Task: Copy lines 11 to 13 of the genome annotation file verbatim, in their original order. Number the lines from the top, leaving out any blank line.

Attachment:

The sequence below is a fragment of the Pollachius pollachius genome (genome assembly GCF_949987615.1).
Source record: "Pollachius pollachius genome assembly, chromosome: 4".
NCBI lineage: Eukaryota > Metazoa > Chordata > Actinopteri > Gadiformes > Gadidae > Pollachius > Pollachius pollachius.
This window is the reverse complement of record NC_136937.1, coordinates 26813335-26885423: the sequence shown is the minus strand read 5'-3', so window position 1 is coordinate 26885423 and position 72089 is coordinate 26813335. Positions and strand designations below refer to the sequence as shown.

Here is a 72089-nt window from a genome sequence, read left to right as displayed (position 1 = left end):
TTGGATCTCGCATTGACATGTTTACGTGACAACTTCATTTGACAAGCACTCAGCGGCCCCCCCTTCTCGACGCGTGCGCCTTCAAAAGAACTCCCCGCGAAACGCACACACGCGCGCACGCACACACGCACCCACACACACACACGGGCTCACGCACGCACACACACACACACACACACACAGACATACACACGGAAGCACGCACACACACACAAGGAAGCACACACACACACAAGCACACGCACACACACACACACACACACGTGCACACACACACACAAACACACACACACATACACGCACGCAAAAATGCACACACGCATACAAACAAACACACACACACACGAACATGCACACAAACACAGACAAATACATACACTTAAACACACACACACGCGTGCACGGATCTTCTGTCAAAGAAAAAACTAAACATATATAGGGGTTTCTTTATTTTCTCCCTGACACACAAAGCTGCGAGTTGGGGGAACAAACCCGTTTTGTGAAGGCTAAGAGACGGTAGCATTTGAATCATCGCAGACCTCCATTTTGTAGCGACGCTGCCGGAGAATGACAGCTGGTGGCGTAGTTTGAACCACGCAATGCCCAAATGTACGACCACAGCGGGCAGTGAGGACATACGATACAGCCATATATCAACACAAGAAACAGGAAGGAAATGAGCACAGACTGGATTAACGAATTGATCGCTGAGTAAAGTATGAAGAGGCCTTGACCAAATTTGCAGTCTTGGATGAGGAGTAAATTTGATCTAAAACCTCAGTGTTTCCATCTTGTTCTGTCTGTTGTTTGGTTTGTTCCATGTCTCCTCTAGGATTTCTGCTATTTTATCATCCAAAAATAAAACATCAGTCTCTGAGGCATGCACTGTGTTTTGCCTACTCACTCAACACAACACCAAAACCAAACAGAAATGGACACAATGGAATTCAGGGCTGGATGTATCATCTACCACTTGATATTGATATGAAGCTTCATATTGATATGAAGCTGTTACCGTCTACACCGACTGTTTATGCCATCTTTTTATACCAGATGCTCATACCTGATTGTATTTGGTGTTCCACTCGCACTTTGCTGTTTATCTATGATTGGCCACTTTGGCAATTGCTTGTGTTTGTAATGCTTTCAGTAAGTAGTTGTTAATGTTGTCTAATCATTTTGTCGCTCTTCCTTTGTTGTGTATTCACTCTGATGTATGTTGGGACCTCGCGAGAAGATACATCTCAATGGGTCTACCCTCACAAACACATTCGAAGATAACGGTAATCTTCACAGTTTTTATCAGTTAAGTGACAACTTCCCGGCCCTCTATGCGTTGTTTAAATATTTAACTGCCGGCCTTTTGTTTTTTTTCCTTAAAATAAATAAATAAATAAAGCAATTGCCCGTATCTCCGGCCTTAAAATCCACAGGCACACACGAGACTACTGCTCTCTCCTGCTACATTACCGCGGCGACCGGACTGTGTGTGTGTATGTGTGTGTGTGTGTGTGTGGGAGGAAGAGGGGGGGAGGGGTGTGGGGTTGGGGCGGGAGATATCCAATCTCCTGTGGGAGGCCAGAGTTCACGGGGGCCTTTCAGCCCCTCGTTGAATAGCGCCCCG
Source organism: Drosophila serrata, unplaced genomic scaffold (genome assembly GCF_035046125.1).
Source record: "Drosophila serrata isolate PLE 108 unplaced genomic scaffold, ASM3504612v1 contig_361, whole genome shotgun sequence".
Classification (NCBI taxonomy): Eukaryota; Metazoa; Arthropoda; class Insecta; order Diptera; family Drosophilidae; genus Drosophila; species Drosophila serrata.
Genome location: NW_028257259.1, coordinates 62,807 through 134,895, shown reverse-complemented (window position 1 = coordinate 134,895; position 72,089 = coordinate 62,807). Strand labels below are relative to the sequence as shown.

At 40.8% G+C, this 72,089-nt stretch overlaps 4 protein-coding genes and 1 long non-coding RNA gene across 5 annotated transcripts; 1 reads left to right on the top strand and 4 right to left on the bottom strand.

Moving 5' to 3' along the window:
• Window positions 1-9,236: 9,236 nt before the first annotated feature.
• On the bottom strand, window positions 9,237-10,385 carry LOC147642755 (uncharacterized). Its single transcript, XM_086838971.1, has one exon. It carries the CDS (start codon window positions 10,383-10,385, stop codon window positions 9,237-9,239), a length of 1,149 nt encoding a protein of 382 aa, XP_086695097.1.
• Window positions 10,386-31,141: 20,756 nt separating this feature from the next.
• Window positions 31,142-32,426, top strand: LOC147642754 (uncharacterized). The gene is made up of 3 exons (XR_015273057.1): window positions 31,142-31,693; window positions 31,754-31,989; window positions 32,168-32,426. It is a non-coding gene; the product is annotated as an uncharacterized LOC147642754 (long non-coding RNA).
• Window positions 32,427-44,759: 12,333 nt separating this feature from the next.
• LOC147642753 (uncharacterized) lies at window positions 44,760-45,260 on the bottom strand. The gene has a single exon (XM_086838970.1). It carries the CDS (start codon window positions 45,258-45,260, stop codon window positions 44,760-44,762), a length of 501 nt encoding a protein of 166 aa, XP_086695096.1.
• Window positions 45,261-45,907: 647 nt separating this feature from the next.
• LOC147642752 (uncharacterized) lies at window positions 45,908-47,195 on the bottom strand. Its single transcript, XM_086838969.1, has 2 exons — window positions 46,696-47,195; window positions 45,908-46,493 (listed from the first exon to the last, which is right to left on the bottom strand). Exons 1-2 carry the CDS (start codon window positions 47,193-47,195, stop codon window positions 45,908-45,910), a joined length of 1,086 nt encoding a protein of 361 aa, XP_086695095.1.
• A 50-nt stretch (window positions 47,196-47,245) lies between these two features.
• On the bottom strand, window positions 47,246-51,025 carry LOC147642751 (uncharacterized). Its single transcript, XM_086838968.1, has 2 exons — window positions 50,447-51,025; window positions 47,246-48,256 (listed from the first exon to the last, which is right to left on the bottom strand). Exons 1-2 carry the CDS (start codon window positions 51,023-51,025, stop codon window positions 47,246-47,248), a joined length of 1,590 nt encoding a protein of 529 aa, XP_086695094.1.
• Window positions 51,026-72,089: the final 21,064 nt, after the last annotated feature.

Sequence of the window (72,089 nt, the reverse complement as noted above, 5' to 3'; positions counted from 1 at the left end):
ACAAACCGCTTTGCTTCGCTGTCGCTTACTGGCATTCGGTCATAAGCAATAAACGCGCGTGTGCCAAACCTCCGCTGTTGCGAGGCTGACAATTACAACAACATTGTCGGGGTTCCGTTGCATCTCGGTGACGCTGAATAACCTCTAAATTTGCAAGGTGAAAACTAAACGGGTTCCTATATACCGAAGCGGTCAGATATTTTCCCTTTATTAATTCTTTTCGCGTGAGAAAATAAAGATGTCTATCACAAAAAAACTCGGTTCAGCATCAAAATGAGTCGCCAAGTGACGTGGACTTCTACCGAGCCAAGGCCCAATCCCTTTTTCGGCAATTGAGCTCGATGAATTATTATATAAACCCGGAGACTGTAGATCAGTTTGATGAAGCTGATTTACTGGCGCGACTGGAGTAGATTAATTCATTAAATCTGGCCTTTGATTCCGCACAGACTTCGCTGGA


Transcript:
At 40.8% G+C, this 72,089-nt stretch overlaps 4 protein-coding genes and 1 long non-coding RNA gene across 5 annotated transcripts; 1 reads left to right on the top strand and 4 right to left on the bottom strand.

Moving 5' to 3' along the window:
• Window positions 1-9,236: 9,236 nt before the first annotated feature.